Ample Hills

The erotics of ice cream in The Paris Review.

Delicious.

In “The Emperor of Ice Cream” (1922), Wallace Stevens invoked ice cream, with its “concupiscent curds,” as a symbol of eros triumphant—and in so doing, invented a genre: the modern ice-cream sex poem. Today, in honor of National Hot Fudge Sundae Day, we bring you two lesser-known examples from the Review’s archive.

In George MacBeth’s “Eating Ice-Cream with a Girl,” from our Winter–Spring 1962 issue, a park bench becomes the staging ground for a Lawrentian battle of libidos, with a little help from ice cream:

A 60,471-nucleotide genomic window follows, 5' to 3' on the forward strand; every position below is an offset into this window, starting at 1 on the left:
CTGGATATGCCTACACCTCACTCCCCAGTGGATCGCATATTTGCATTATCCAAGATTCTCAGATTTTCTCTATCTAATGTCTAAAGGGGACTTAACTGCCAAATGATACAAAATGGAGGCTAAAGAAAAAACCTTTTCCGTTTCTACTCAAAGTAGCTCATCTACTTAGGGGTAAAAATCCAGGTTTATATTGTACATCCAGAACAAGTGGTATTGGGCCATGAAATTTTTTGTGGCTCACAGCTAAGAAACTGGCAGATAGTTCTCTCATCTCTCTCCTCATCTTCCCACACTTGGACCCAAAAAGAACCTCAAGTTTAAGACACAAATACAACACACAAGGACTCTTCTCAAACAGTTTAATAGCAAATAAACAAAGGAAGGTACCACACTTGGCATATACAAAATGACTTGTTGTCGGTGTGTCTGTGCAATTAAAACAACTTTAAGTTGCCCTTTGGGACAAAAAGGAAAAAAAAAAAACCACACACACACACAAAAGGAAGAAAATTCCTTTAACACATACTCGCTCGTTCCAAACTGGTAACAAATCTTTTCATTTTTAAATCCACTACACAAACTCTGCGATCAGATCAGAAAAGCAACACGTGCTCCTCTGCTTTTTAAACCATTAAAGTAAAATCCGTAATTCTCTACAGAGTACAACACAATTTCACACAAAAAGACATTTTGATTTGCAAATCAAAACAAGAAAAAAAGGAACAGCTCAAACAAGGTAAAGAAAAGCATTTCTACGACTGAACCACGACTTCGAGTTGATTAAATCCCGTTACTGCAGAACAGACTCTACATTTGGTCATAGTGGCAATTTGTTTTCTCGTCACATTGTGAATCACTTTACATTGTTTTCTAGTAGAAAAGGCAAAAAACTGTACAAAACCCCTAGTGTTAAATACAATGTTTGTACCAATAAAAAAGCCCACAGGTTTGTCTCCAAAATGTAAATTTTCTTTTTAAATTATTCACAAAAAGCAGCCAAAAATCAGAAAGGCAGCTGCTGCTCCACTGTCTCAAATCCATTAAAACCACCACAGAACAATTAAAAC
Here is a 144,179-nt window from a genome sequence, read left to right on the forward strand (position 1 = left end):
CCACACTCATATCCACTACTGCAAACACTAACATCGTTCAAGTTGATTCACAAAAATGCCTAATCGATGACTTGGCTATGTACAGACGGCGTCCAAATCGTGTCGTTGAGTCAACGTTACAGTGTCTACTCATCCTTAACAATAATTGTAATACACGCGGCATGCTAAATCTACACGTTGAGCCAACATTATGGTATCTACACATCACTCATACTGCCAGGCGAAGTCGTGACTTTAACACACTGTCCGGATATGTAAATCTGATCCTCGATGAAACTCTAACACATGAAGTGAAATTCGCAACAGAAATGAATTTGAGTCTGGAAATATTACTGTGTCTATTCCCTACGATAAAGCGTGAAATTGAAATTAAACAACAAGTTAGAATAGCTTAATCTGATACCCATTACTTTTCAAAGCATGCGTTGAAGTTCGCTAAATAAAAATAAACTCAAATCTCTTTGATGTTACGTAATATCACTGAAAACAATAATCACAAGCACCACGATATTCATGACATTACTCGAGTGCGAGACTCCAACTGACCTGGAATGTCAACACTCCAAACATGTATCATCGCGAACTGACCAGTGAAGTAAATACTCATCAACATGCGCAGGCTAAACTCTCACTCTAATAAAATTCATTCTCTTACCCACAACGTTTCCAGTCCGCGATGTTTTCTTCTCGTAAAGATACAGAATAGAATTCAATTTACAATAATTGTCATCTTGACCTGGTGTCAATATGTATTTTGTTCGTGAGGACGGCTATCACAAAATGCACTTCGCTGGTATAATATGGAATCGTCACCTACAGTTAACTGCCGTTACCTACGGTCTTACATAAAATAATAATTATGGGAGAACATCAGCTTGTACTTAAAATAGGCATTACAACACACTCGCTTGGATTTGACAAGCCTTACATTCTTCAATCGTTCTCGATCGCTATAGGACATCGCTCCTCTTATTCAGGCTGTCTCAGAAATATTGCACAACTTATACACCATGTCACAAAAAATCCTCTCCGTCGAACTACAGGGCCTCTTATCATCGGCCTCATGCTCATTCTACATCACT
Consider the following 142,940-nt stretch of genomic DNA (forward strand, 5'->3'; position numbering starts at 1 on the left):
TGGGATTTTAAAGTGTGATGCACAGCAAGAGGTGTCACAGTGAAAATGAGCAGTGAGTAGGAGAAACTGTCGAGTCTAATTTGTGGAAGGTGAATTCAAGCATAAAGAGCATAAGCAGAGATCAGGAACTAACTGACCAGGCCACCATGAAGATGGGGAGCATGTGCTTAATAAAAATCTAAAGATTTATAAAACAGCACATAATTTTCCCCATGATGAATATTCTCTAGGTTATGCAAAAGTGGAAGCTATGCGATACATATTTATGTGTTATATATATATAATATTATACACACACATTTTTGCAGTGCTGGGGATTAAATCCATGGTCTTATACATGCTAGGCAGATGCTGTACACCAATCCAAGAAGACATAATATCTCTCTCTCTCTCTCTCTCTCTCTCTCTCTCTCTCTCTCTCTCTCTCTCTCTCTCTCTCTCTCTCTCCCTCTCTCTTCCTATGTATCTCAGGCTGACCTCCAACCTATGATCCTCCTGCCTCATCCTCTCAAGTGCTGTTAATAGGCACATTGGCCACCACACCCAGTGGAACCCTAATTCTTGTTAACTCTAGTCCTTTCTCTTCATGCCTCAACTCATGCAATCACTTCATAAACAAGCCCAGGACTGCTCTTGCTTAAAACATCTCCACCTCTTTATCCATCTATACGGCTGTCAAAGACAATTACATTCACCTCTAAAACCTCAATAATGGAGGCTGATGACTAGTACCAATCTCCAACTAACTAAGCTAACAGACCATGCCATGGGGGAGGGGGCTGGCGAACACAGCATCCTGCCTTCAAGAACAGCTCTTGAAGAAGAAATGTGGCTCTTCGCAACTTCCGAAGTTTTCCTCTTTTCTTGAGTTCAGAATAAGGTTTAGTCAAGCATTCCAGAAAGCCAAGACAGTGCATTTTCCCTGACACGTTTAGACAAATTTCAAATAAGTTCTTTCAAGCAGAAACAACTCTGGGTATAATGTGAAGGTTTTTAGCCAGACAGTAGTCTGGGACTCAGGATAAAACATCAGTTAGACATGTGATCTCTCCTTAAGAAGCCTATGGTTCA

Her pink tongue, like a cat’s,
Darts out, licks,
Lingering on the cream.

Smiling a little, I watch
Her cross her legs, concerned
Only with what she eats.

In Thom Gunn’s “Sweet Things,” from our Summer 1979 issue, the speaker compares a childlike hunger for ice cream to his own hunger for sexual conquest:

We know delay makes pleasure great.
In our eyes, on our tongues,
we savor the approaching delight
of things we know yet are fresh always.

To read an ice-cream memento mori or a shaved-ice fantasia, or anything else from our sixty-four-year archive, subscribe now–and while you’re at it, savor the approaching delight of four new issues.

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